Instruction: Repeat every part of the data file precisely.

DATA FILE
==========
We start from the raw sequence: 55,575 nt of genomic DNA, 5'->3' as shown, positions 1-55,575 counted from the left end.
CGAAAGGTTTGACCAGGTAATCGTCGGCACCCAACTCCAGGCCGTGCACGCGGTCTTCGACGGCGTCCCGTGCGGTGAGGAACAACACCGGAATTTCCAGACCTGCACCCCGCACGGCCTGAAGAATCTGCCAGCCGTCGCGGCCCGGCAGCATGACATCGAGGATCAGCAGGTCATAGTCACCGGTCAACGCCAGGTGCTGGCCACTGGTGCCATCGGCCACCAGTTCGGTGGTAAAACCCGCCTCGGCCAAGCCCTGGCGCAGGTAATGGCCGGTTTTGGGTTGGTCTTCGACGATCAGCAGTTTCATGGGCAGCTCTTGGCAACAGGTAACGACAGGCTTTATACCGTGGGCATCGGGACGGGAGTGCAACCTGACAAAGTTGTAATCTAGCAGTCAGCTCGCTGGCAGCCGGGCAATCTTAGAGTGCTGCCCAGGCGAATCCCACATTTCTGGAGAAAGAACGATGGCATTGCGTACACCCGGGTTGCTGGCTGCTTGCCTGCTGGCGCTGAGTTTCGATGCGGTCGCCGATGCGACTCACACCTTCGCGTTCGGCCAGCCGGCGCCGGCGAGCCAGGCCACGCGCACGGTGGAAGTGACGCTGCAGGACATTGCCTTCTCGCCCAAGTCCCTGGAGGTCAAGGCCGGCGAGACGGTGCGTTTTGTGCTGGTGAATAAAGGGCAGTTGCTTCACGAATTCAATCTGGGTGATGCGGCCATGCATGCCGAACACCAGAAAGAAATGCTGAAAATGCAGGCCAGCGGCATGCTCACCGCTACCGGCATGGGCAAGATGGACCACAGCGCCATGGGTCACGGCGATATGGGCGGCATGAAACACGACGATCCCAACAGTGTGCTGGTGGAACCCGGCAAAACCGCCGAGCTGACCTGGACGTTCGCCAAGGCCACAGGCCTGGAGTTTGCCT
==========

We start from the raw sequence: 55,575 nt of genomic DNA, 5'->3' as shown, positions 1-55,575 counted from the left end.
CGAAAGGTTTGACCAGGTAATCGTCGGCACCCAACTCCAGGCCGTGCACGCGGTCTTCGACGGCGTCCCGTGCGGTGAGGAACAACACCGGAATTTCCAGACCTGCACCCCGCACGGCCTGAAGAATCTGCCAGCCGTCGCGGCCCGGCAGCATGACATCGAGGATCAGCAGGTCATAGTCACCGGTCAACGCCAGGTGCTGGCCACTGGTGCCATCGGCCACCAGTTCGGTGGTAAAACCCGCCTCGGCCAAGCCCTGGCGCAGGTAATGGCCGGTTTTGGGTTGGTCTTCGACGATCAGCAGTTTCATGGGCAGCTCTTGGCAACAGGTAACGACAGGCTTTATACCGTGGGCATCGGGACGGGAGTGCAACCTGACAAAGTTGTAATCTAGCAGTCAGCTCGCTGGCAGCCGGGCAATCTTAGAGTGCTGCCCAGGCGAATCCCACATTTCTGGAGAAAGAACGATGGCATTGCGTACACCCGGGTTGCTGGCTGCTTGCCTGCTGGCGCTGAGTTTCGATGCGGTCGCCGATGCGACTCACACCTTCGCGTTCGGCCAGCCGGCGCCGGCGAGCCAGGCCACGCGCACGGTGGAAGTGACGCTGCAGGACATTGCCTTCTCGCCCAAGTCCCTGGAGGTCAAGGCCGGCGAGACGGTGCGTTTTGTGCTGGTGAATAAAGGGCAGTTGCTTCACGAATTCAATCTGGGTGATGCGGCCATGCATGCCGAACACCAGAAAGAAATGCTGAAAATGCAGGCCAGCGGCATGCTCACCGCTACCGGCATGGGCAAGATGGACCACAGCGCCATGGGTCACGGCGATATGGGCGGCATGAAACACGACGATCCCAACAGTGTGCTGGTGGAACCCGGCAAAACCGCCGAGCTGACCTGGACGTTCGCCAAGGCCACAGGCCTGGAGTTTGCCT